The Summer Jobs Program gives hundreds of thousands of urban and rural disadvantaged youth their first work experience. The budget proposes $871 million which is sufficient to finance as many as 530,000 job opportunities for the summer of 1999 if local areas use all of these resources for summer jobs. The budget also includes $130 million for the year-round program to help low-income youth, many of them in families on public assistance, who have dropped out of school or are at risk of doing so. The proposed budget would continue to permit local service delivery areas that receive both types of these funds to shift resources between the summer and year-round program, as local needs dictate.

Another of our important programs for youth is the Job Corps, which will provide intensive skill training, academic and social education, and support to an estimated 69,700 seriously disadvantaged participants at 118 centers in FY 1999. An increase of $61.4 million for FY 1999, brings the total for the program to $1.3 billion. This increase includes funds to complete five new centers and to maintain the current program. Funds are also requested to continue the multi-year quality improvement initiatives to enhance Job Corps performance.

The Welfare-to-Work Jobs initiative is already funded at $1.5 billion in mandatory funding in each of FY 1998 and FY 1999. This initiative was enacted with bipartisan support in the Balanced Budget Act of 1997. The program provides formula grants to States; and Federally- administered competitive grants to Private Industry Councils, political subdivisions of States, and private entities to assist hard-to-employ welfare recipients to secure lasting, unsubsidized employment. Its success, however, depends on the formation of partnerships to allow leveraging of additional resources at the local level.

I am currently in the midst of a national fact-finding welfare-to-work tour to put a human face on the framework we have developed to move people from welfare to work. I will be reporting my findings to the President later this month.

I have seen a number of innovative programs out in the field that are making a real difference. Let me tell you about one.

ColorMatrix Corporation is a downtown Cleveland firm that produces liquids used to color plastics. This small business has hired 12 welfare recipients through the Cleveland Works program which is a non-profit employment program that enrolls economically disadvantaged people in pre-employment job readiness classes and then links job-ready employees with local companies. Most of ColorMatrix’s job applicants have little or no experience working in a manufacturing plant. Many of their employees come with legal problems, histories of substance abuse or other issues that inhibit their capacity to be reliable employees. ColorMatrix looks to Cleveland Works for qualified applicants and has a 91 percent retention rate with Cleveland Works referred applicants-- much higher than the company’s overall rate.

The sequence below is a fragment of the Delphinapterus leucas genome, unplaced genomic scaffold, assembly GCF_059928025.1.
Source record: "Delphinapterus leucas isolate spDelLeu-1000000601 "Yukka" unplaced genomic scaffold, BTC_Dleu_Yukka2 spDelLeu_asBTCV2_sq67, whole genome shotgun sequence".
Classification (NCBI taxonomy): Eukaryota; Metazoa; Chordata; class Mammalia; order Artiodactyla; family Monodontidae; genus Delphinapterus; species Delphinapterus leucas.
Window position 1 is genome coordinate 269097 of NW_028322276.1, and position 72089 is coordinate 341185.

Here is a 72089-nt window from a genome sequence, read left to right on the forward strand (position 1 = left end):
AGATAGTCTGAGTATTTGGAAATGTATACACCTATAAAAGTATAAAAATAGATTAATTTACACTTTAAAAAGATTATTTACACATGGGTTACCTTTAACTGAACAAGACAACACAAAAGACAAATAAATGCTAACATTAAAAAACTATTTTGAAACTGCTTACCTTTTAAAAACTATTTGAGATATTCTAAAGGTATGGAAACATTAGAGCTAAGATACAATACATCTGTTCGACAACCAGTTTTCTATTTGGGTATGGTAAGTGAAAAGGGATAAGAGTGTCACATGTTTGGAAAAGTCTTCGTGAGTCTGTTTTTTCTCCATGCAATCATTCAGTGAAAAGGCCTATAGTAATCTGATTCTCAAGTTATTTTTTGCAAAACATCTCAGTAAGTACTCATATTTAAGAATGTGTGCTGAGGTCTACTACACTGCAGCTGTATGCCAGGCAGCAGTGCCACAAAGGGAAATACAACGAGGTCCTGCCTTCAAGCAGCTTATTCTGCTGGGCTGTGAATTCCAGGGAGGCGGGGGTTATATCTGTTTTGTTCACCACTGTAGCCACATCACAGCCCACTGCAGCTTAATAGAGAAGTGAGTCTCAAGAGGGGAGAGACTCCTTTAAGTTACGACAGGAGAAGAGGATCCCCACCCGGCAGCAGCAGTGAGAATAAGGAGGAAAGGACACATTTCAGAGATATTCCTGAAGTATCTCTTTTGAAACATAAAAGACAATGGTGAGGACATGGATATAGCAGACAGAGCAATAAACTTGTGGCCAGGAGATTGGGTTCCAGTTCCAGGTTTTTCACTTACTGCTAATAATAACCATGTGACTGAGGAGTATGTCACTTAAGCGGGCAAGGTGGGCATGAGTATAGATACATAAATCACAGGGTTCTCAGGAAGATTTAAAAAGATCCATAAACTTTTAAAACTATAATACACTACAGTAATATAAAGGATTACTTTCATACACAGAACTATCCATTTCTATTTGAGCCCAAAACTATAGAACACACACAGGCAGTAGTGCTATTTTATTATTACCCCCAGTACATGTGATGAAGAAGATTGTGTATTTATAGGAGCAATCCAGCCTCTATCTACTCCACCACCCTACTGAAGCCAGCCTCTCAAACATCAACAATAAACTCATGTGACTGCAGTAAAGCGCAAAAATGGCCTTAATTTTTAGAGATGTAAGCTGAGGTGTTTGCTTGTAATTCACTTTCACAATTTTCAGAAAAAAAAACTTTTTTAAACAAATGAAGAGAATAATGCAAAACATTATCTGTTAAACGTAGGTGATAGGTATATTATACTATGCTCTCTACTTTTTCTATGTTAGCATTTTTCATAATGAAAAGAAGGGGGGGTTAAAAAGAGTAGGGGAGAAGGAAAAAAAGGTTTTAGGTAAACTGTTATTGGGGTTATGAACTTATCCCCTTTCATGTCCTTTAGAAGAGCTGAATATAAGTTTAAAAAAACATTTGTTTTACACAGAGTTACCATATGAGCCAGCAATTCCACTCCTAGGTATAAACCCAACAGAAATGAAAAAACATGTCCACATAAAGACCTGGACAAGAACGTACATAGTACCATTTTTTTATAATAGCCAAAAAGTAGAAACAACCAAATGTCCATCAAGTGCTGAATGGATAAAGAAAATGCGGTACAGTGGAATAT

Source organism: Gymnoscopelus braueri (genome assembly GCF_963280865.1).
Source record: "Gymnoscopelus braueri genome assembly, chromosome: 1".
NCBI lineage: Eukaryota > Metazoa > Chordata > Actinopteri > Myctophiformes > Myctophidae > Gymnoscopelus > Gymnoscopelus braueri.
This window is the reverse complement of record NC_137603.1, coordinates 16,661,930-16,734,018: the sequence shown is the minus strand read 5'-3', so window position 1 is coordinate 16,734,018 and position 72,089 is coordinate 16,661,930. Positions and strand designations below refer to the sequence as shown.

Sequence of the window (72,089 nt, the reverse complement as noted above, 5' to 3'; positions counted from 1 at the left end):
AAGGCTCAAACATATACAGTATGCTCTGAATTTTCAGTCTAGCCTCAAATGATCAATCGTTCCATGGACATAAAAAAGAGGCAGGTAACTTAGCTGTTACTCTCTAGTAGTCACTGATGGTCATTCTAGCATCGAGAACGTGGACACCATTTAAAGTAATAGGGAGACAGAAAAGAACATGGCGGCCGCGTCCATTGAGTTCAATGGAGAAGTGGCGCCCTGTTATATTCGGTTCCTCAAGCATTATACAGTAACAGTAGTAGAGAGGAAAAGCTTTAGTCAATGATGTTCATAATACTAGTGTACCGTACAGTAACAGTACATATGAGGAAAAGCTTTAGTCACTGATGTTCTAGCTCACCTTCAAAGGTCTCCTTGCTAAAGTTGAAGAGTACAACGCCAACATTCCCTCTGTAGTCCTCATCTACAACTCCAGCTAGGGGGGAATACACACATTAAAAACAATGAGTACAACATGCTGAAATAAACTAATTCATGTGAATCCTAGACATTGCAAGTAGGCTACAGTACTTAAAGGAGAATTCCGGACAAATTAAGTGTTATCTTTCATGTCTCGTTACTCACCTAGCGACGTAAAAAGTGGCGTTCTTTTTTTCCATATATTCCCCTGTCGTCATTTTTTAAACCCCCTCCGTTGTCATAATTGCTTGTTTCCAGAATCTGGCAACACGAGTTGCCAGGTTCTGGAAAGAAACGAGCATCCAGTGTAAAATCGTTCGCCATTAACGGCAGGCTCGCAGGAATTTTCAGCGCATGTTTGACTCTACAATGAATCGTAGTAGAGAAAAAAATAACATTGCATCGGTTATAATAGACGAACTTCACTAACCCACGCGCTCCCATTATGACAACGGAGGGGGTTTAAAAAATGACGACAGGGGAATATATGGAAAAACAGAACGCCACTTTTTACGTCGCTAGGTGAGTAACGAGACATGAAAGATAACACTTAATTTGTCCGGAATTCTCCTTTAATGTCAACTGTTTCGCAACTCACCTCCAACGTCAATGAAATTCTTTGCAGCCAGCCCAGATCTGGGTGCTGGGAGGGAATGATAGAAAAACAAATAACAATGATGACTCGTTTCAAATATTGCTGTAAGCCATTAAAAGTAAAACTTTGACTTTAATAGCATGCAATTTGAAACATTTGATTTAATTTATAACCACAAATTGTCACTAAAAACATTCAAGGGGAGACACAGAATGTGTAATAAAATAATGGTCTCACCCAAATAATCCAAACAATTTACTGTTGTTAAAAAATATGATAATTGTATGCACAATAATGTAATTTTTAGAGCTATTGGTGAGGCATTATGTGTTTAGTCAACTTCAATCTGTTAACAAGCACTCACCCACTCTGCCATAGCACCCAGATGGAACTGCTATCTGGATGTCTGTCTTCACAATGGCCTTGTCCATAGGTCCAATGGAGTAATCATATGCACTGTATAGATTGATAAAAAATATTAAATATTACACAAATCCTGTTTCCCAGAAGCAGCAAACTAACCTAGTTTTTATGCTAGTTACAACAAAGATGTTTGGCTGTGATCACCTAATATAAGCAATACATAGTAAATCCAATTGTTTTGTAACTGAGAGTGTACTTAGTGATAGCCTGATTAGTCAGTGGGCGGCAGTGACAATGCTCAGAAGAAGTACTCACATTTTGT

Once hired, ColorMatrix does its part in helping employees stay on the job and move up the career ladder. Employees receive 200 hours of on-the-job training for the three full-time entry-level positions: clerical, general labor, and packaging. ColorMatrix has also implemented several programs to address the challenge of cultural conflicts in the workplace. This includes Shared Values, a training workshop facilitated by Andre Thorton, a former Cleveland Indians baseball player who serves as a positive role model, and a fifteen week (30-hour) motivational program, during which employees interact with senior management and begin to develop a sense of ownership of the company. The company also retains a private referral service which provides support services, counseling on financial and domestic issues, and other resources at no charge to employees.

While visiting ColorMatrix, I held a welfare-to-work roundtable where new workers and employers shared their experiences with me. One women told me while she was in training, each day she would look in the bathroom mirror to practice job interviewing and then imagine what it would be like to talk to co-workers. She is now contributing in positive ways to her family, her company and community.

I have also visited programs in Florida and Milwaukee where there are similar and innovative approaches to assisting people in moving from welfare-to-work. It is the dignity of work, as we move people from the welfare rolls to the payrolls, and the efforts of companies like ColorMatrix, that will help to make the Welfare-to-Work initiative a success.

Related to our Welfare-to-Work program, the budget proposes to extend, for one year through April 30, 2000, the Welfare-to-Work Tax Credit, which the President and Congress created as part of the Taxpayer Relief Act of 1997. It focuses on long-term welfare recipients by allowing employers to claim a tax credit of 35 percent on the first $10,000 of eligible wages in the first year of employment and 50% of the first $10,000 in the second year of employment for workers they hire who were long-term welfare recipients. The budget also includes an extension of the Work Opportunity Tax Credit through April 30, 2000, which provides a credit of 40 percent on the first $6,000 of wages paid to members of eight target groups.

Adult Training Grants provide formula grants to communities under authority of Job Training Partnership Act (JTPA) Title II-A for employment and training assistance to economically disadvantaged adults. This program also aids in our welfare-to-work efforts since two of every five participants is a welfare recipient. An increase of $45 million, or nearly 5% above the FY 1998 level, is proposed for FY 1999 bringing the program’s funding up to $1 billion to support an estimated 401,100 participants.